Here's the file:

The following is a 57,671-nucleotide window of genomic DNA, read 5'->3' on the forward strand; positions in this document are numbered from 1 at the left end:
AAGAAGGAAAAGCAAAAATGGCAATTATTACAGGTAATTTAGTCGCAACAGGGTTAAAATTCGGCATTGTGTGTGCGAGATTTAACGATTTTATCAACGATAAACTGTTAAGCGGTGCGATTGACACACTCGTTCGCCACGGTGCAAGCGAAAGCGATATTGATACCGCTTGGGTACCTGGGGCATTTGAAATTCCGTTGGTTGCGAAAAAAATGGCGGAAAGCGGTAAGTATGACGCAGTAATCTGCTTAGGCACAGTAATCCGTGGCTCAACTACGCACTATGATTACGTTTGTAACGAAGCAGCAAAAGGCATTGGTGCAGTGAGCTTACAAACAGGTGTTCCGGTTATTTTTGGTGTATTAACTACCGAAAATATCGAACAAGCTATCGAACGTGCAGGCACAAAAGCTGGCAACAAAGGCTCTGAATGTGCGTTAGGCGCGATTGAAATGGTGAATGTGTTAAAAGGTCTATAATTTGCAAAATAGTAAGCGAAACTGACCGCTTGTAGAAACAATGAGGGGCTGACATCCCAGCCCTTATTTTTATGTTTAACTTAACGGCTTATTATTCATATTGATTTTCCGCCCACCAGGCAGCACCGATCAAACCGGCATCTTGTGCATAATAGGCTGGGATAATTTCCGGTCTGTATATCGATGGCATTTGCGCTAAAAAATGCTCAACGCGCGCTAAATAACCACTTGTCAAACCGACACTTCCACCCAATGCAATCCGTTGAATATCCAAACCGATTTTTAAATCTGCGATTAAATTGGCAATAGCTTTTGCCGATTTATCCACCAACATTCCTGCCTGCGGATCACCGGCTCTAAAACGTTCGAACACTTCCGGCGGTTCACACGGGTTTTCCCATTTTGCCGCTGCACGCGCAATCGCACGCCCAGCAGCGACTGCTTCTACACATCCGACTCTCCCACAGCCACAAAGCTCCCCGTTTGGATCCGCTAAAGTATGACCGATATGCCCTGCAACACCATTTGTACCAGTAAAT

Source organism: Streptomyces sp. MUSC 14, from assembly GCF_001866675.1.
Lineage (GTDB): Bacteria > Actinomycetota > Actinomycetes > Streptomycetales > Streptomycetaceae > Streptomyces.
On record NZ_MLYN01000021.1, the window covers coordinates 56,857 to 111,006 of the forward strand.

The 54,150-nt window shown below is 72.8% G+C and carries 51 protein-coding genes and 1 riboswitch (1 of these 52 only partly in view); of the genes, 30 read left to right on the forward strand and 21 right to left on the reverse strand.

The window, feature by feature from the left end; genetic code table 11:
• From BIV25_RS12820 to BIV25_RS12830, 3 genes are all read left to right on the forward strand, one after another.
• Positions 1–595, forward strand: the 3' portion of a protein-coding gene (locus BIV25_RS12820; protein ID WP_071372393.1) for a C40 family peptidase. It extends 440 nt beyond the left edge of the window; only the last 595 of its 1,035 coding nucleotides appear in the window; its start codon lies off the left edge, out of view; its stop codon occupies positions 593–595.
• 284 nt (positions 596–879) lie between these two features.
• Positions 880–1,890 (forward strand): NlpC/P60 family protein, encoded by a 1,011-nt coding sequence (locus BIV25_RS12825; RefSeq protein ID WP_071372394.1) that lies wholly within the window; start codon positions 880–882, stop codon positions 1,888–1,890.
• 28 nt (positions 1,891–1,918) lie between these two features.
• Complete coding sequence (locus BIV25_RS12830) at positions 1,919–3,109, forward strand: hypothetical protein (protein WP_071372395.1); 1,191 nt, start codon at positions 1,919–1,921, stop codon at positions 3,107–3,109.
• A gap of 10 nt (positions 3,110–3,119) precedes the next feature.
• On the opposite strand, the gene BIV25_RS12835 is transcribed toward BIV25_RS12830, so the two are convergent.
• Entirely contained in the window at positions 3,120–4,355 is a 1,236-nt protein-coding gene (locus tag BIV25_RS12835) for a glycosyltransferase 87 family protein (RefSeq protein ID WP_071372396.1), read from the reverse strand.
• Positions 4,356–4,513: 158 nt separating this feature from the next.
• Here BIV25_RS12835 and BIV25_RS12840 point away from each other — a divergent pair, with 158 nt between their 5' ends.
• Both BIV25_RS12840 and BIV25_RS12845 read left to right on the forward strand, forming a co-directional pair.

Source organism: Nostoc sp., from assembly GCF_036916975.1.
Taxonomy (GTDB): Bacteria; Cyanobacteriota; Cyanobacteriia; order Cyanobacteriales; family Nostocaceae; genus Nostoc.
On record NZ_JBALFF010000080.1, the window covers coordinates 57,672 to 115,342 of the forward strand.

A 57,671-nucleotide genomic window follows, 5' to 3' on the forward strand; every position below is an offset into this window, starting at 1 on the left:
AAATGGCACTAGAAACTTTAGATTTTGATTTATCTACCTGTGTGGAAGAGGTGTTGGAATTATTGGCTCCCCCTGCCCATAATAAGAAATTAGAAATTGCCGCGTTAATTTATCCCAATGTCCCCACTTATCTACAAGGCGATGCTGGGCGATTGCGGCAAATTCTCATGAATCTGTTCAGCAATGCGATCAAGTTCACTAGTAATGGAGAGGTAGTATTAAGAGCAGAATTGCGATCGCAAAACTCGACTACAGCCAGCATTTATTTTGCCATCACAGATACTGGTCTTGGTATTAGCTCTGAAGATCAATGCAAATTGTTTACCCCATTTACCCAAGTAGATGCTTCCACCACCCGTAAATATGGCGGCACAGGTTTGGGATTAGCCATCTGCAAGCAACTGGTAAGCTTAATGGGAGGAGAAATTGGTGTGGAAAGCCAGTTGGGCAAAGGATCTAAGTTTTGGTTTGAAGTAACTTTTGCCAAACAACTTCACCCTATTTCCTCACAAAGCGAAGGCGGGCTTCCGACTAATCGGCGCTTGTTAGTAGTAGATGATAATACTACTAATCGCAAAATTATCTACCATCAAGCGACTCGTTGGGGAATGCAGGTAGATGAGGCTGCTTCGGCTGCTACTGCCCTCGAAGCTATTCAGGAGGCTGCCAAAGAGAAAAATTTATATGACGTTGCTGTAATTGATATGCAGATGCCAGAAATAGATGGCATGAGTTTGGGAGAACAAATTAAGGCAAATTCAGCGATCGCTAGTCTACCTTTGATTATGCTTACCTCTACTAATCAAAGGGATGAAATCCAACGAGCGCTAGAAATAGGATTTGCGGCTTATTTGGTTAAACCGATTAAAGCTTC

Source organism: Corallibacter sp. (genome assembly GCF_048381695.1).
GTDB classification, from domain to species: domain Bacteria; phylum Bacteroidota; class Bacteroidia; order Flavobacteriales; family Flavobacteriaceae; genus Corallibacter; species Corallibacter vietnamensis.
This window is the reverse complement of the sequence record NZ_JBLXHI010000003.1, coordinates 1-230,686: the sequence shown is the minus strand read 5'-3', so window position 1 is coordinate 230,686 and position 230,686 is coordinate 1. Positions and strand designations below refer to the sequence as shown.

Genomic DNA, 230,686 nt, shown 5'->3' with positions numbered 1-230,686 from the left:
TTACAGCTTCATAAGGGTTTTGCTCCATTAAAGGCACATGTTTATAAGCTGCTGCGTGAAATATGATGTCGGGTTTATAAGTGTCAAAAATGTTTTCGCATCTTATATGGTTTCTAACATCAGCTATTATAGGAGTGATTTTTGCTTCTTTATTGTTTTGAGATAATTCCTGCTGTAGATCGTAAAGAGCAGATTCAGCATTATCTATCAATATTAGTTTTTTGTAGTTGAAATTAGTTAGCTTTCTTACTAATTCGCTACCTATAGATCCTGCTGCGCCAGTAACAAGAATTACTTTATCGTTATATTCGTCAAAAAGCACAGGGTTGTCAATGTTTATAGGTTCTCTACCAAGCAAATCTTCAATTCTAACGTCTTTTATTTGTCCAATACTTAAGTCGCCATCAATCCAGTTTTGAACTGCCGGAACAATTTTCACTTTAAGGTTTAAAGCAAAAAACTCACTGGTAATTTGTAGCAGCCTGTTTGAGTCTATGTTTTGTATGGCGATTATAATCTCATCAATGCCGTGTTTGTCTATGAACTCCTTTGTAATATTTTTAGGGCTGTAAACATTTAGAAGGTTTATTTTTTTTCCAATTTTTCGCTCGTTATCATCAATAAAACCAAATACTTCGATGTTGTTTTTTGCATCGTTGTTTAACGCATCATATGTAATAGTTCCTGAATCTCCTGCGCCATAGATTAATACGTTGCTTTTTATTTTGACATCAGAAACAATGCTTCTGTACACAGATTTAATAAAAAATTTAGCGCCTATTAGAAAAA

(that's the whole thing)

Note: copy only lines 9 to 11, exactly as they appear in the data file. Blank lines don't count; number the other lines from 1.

• Positions 1–595, forward strand: the 3' portion of a protein-coding gene (locus BIV25_RS12820; protein ID WP_071372393.1) for a C40 family peptidase. It extends 440 nt beyond the left edge of the window; only the last 595 of its 1,035 coding nucleotides appear in the window; its start codon lies off the left edge, out of view; its stop codon occupies positions 593–595.
• 284 nt (positions 596–879) lie between these two features.
• Positions 880–1,890 (forward strand): NlpC/P60 family protein, encoded by a 1,011-nt coding sequence (locus BIV25_RS12825; RefSeq protein ID WP_071372394.1) that lies wholly within the window; start codon positions 880–882, stop codon positions 1,888–1,890.